Remote handling operators will remove over 4,000 tiles and components – some of which weigh several hundred kilograms – from the inner vessel of a record-breaking fusion machine thanks to a major robotics upgrade.

The Remote Handling Control Room at the United Kingdom Atomic Energy Authority (UKAEA) has undergone a significant upgrade, enhancing its crucial role in delivering the highest standards in fusion repurposing and decommissioning projects.

The upgrade now provides one of the most advanced robotics and remote handling systems in the world for the Joint European Torus (JET).

Commenting on the upgrade, Steve Gilligan, the Programme Sponsor and Head of Decommissioning and Handling, said: “The Remote Handling System is absolutely fundamental to the repurposing and decommissioning of JET. Due to safety precautions, personnel have not be able to enter the tokamak for over 30 years. Further, JET’s plasma operations over the last few years have made it a particularly challenging environment to work with.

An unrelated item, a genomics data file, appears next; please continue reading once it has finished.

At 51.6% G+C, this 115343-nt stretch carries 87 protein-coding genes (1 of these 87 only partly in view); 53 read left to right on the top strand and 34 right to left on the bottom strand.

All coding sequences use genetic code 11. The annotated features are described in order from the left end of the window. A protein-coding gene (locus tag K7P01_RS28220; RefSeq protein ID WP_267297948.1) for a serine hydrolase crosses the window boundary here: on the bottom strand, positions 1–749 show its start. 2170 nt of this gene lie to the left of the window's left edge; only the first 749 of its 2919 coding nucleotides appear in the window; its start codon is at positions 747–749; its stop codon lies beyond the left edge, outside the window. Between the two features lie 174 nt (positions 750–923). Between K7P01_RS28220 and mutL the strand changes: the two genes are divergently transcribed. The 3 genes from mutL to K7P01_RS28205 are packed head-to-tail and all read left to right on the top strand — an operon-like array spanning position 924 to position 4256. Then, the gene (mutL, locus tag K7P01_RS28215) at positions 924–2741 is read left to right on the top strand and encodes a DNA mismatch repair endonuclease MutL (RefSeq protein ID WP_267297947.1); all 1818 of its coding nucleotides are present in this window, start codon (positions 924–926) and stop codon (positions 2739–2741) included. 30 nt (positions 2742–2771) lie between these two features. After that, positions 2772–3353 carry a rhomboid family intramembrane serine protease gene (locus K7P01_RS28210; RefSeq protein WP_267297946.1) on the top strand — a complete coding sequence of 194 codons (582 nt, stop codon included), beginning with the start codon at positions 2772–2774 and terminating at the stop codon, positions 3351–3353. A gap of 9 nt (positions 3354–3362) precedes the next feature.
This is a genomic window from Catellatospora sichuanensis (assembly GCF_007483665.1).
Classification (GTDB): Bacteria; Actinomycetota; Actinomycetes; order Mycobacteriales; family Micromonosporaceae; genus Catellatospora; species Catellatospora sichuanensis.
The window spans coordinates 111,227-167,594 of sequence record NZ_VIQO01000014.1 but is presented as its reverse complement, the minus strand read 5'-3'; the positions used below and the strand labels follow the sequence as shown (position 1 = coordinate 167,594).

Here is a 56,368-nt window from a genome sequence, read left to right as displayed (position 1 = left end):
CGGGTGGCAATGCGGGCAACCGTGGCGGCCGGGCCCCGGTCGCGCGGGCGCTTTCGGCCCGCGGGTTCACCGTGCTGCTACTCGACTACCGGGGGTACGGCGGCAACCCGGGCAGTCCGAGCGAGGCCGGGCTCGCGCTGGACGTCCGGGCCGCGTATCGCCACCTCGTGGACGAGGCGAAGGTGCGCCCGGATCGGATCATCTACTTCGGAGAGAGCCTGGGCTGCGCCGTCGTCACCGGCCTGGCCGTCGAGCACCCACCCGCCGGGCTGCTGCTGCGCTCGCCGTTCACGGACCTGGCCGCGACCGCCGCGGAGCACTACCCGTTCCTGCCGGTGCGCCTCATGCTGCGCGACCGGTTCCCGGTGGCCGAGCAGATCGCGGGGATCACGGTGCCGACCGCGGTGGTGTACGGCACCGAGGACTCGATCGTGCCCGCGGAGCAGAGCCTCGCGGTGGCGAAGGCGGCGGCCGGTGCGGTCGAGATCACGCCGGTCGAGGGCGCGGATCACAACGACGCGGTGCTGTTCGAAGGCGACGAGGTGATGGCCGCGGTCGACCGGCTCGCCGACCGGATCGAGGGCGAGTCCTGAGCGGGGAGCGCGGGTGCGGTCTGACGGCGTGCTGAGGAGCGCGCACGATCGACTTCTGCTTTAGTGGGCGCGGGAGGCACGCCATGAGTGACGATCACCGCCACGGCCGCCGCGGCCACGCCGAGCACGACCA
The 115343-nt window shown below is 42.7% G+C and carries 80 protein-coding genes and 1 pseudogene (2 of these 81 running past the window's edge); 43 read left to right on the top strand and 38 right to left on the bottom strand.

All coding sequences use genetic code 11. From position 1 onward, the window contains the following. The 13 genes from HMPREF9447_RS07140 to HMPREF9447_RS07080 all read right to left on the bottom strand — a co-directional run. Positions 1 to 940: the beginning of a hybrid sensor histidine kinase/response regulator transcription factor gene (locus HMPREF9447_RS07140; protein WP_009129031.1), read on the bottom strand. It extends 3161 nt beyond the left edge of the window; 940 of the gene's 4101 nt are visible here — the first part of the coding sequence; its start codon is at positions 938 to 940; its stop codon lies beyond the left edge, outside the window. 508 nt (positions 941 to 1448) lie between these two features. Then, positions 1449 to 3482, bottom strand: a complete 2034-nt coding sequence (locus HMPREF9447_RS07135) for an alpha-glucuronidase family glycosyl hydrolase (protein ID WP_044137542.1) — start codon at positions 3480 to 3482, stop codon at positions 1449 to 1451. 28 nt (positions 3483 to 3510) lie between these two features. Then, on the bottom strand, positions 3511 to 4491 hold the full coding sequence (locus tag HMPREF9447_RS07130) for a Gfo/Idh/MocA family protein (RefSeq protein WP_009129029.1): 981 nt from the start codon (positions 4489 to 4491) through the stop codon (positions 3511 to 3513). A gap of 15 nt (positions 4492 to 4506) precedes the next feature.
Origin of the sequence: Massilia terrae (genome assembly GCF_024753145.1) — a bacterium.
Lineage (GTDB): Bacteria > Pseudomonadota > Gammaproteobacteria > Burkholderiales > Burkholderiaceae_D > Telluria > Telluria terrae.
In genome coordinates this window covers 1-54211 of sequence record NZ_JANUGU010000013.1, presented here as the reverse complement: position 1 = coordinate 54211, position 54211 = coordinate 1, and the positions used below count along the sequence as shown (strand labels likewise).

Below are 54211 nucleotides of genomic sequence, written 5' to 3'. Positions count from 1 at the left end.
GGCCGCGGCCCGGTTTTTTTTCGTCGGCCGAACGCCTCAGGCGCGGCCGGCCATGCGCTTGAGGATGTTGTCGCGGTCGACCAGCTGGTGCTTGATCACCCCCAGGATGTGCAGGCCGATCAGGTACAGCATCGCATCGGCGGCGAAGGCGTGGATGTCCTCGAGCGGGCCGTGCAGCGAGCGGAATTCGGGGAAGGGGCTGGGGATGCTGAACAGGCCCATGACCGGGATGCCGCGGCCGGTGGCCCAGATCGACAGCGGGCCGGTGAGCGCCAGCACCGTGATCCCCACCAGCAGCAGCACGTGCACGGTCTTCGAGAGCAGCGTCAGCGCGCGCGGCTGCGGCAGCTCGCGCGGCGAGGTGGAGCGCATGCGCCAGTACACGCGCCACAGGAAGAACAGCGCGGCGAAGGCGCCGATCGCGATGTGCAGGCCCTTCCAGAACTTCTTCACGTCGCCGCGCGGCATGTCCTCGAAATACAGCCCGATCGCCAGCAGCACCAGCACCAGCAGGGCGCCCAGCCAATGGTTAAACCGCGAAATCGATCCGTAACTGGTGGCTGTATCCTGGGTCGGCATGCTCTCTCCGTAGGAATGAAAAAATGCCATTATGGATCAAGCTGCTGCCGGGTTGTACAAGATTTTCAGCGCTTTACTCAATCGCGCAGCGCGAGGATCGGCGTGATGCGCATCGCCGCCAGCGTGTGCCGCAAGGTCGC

“We have refurbished the system so that it’s fit for the future. This has taken huge effort, more than 400,000 hours have been invested in its upgrade, which includes research and development, installation, testing, commissioning and training.”

The remote handling operators will be responsible for eventually removing over 4,000 individual tiles and components from JET’s inner vessel, including some that weigh several hundreds of kilogrammes.

The Remote Handling Control Room upgrades include a complete overhaul of MASCOT, a highly dextrous remote manipulator with haptic feedback, that allows the operator to feel every action from carrying a new component to tightening a bolt.

JET is based at UKAEA’s Culham Campus in Oxfordshire. It concluded its plasma operations at the end of December 2023.

JET has moved to the next phase of its life cycle for repurposing and decommissioning, representing an opportunity to develop new technologies and skills in line with the Government’s published fusion strategy.

The critical testing of the inside of the tokamak is now underway and will continue throughout Spring and Summer of 2024. This process involves retrieving 60 key samples for further scientific analysis.

MASCOT being used in UKAEA’s dedicated In-Vessel Training Facility – Image Credit: UK Atomic Energy Authority